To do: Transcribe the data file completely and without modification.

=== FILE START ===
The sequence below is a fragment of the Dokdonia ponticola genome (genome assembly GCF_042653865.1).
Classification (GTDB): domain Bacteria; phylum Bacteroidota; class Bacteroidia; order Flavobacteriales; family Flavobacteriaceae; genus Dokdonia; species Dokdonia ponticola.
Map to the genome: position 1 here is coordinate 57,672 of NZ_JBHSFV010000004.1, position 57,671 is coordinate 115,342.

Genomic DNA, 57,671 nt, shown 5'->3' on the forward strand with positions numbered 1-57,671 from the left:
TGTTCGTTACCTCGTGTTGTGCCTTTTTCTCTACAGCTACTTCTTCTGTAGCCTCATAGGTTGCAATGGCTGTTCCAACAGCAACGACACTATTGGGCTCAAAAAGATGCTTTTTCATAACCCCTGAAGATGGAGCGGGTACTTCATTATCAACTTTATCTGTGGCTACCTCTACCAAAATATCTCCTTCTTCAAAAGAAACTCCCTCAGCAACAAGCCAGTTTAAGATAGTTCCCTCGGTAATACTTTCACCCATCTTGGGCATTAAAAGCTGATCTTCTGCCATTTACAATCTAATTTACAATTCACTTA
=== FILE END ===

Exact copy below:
The sequence below is a fragment of the Dokdonia ponticola genome (genome assembly GCF_042653865.1).
Classification (GTDB): domain Bacteria; phylum Bacteroidota; class Bacteroidia; order Flavobacteriales; family Flavobacteriaceae; genus Dokdonia; species Dokdonia ponticola.
Map to the genome: position 1 here is coordinate 57,672 of NZ_JBHSFV010000004.1, position 57,671 is coordinate 115,342.

Genomic DNA, 57,671 nt, shown 5'->3' on the forward strand with positions numbered 1-57,671 from the left:
TGTTCGTTACCTCGTGTTGTGCCTTTTTCTCTACAGCTACTTCTTCTGTAGCCTCATAGGTTGCAATGGCTGTTCCAACAGCAACGACACTATTGGGCTCAAAAAGATGCTTTTTCATAACCCCTGAAGATGGAGCGGGTACTTCATTATCAACTTTATCTGTGGCTACCTCTACCAAAATATCTCCTTCTTCAAAAGAAACTCCCTCAGCAACAAGCCAGTTTAAGATAGTTCCCTCGGTAATACTTTCACCCATCTTGGGCATTAAAAGCTGATCTTCTGCCATTTACAATCTAATTTACAATTCACTTA